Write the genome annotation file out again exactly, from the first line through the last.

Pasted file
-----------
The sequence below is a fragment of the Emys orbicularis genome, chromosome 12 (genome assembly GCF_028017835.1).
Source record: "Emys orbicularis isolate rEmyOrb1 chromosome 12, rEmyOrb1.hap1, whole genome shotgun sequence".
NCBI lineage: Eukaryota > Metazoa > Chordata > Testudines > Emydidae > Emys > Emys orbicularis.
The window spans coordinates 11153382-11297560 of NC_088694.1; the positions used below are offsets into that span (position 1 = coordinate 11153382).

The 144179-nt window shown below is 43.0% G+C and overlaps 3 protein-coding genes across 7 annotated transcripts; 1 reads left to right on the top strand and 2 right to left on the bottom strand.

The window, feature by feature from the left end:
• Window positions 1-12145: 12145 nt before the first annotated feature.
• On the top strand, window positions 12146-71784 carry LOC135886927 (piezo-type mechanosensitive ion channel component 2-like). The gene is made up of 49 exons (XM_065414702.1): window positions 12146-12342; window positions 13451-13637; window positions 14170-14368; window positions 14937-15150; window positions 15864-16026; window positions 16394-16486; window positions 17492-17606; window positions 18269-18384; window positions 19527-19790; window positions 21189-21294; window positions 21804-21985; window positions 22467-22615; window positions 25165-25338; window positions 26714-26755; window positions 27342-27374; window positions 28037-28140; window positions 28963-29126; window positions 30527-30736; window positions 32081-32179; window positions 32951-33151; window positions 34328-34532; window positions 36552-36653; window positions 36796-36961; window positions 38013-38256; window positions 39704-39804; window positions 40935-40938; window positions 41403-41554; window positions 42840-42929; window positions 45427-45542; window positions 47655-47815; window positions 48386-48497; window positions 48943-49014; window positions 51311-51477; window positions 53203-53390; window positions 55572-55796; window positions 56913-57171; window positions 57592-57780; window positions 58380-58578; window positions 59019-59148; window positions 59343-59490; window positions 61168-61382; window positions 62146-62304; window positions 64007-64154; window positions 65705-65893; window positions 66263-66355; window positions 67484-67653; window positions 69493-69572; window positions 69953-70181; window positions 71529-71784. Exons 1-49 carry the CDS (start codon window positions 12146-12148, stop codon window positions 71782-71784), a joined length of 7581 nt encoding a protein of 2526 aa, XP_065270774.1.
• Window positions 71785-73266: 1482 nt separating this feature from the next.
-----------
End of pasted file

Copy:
The sequence below is a fragment of the Emys orbicularis genome, chromosome 12 (genome assembly GCF_028017835.1).
Source record: "Emys orbicularis isolate rEmyOrb1 chromosome 12, rEmyOrb1.hap1, whole genome shotgun sequence".
NCBI lineage: Eukaryota > Metazoa > Chordata > Testudines > Emydidae > Emys > Emys orbicularis.
The window spans coordinates 11153382-11297560 of NC_088694.1; the positions used below are offsets into that span (position 1 = coordinate 11153382).

The 144179-nt window shown below is 43.0% G+C and overlaps 3 protein-coding genes across 7 annotated transcripts; 1 reads left to right on the top strand and 2 right to left on the bottom strand.

The window, feature by feature from the left end:
• Window positions 1-12145: 12145 nt before the first annotated feature.
• On the top strand, window positions 12146-71784 carry LOC135886927 (piezo-type mechanosensitive ion channel component 2-like). The gene is made up of 49 exons (XM_065414702.1): window positions 12146-12342; window positions 13451-13637; window positions 14170-14368; window positions 14937-15150; window positions 15864-16026; window positions 16394-16486; window positions 17492-17606; window positions 18269-18384; window positions 19527-19790; window positions 21189-21294; window positions 21804-21985; window positions 22467-22615; window positions 25165-25338; window positions 26714-26755; window positions 27342-27374; window positions 28037-28140; window positions 28963-29126; window positions 30527-30736; window positions 32081-32179; window positions 32951-33151; window positions 34328-34532; window positions 36552-36653; window positions 36796-36961; window positions 38013-38256; window positions 39704-39804; window positions 40935-40938; window positions 41403-41554; window positions 42840-42929; window positions 45427-45542; window positions 47655-47815; window positions 48386-48497; window positions 48943-49014; window positions 51311-51477; window positions 53203-53390; window positions 55572-55796; window positions 56913-57171; window positions 57592-57780; window positions 58380-58578; window positions 59019-59148; window positions 59343-59490; window positions 61168-61382; window positions 62146-62304; window positions 64007-64154; window positions 65705-65893; window positions 66263-66355; window positions 67484-67653; window positions 69493-69572; window positions 69953-70181; window positions 71529-71784. Exons 1-49 carry the CDS (start codon window positions 12146-12148, stop codon window positions 71782-71784), a joined length of 7581 nt encoding a protein of 2526 aa, XP_065270774.1.
• Window positions 71785-73266: 1482 nt separating this feature from the next.